So I am going to spend the rest of today getting ready for the new month and maybe cleaning my kitchen a bit, and letting the end of Nanowrimo pass me by without a word written. (Assuming the fumes from the renovations upstairs don’t suffocate me first.)

See you in December.

Letting Go of Shame

I just read this great piece by Daniel José Older called Writing Begins With Forgiveness: Why One of the Most Common Pieces of Writing Advice Is Wrong. There’s a paragraph I really want to share with you, so I’m going to quote it here:

Here’s what stops more people from writing than anything else: shame. That creeping, nagging sense of ‘should be,’ ‘should have been,’ and ‘if only I had…’ Shame lives in the body, it clenches our muscles when we sit at the keyboard, takes up valuable mental space with useless, repetitive conversations. Shame, and the resulting paralysis, are what happen when the whole world drills into you that you should be writing every day and you’re not.

The whole article is great, though, and I urge you to take the time to read it.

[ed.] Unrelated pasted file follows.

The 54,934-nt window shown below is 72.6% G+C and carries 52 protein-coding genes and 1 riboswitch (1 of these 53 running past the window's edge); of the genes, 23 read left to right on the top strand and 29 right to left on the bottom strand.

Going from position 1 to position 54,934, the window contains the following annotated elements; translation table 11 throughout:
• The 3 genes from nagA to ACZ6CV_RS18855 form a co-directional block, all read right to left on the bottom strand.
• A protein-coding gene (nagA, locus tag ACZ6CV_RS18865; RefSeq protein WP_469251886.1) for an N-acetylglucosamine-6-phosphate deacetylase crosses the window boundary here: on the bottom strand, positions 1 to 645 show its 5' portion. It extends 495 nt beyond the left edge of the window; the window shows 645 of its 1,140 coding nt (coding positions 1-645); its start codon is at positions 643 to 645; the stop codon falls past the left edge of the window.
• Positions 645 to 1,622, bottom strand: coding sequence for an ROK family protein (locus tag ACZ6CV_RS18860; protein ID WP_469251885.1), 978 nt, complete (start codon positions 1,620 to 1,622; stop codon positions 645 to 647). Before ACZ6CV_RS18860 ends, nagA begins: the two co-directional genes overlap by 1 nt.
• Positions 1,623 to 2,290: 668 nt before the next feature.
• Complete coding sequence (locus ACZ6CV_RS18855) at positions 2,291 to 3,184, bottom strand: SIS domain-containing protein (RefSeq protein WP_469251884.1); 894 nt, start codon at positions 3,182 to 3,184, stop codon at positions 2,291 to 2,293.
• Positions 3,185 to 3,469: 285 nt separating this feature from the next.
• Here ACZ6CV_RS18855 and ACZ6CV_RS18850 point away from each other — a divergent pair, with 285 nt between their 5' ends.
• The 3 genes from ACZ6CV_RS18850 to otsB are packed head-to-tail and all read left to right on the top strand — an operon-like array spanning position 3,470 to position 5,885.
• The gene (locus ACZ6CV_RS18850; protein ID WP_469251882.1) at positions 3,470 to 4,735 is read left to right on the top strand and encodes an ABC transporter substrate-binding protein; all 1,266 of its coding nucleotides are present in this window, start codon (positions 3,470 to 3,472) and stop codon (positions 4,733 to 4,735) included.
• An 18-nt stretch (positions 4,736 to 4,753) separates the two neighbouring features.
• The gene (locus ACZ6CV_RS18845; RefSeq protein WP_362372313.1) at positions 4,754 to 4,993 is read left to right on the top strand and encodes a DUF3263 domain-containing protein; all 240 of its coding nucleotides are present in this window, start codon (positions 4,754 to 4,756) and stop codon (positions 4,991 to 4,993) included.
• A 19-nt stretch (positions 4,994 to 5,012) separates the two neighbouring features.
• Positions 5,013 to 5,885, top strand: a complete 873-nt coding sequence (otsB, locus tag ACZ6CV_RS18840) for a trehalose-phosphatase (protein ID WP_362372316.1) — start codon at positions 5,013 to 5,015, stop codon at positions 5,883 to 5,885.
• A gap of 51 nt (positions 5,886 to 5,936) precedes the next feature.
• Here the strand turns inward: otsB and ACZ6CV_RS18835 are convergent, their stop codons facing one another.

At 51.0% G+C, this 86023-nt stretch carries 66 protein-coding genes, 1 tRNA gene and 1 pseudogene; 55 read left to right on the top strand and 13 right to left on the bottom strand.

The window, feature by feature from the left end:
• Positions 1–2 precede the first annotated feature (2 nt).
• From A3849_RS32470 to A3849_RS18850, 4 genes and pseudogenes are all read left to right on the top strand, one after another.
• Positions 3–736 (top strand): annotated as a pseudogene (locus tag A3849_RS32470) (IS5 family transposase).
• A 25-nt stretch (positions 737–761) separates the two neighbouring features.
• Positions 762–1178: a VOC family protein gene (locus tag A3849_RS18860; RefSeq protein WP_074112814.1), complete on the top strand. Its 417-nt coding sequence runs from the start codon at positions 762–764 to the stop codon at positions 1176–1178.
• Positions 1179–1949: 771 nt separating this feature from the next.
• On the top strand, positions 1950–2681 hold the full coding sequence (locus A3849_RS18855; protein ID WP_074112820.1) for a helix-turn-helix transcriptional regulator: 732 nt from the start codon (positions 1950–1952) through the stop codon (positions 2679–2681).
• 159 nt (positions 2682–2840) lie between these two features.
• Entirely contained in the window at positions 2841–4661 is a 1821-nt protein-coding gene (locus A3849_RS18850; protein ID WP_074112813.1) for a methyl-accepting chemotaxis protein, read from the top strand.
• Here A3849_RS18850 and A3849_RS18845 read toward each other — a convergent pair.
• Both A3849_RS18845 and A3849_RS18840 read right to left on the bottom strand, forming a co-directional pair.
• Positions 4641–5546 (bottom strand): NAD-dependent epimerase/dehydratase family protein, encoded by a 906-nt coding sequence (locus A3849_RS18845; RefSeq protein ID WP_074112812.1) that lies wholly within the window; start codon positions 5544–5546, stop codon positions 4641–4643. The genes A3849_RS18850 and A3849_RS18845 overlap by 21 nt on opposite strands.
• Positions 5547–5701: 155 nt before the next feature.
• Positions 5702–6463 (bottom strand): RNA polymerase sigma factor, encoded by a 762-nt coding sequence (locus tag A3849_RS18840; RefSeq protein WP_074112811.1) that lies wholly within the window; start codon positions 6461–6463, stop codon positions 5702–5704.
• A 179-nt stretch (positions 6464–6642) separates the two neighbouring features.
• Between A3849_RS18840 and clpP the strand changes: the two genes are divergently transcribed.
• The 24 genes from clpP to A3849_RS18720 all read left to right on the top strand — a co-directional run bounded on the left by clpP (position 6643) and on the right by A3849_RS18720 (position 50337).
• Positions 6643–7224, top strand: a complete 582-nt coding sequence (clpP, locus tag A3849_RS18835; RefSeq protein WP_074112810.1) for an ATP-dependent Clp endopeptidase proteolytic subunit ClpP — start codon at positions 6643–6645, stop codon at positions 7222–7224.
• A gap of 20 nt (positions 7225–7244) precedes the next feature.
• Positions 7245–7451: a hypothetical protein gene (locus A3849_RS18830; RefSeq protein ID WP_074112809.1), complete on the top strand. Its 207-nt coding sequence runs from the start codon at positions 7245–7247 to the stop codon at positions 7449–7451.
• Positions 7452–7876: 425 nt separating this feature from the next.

But this thing, this shame…it hangs over my head every day I don’t write. Every day I don’t put in the time on my writing, or my author career — every day I don’t blog, I don’t edit, I don’t proof, I don’t put new words on paper — every day I focus on something else, I feel shame.

And I need to let go of that.

Right now I’m not writing as much as I’d like to. I’ve been putting in some work on a small project, but it’s slow going and like pulling teeth to be honest. I would like to have been finished with it in August but at this rate, I’ll be lucky to write “the end” in October. And as for the big project, Anala, book 3 in The Third Age, I’ve had to promise myself that on day 1 of my honeymoon I’ll sit down and do more work on it, but that I can’t try to get to before then.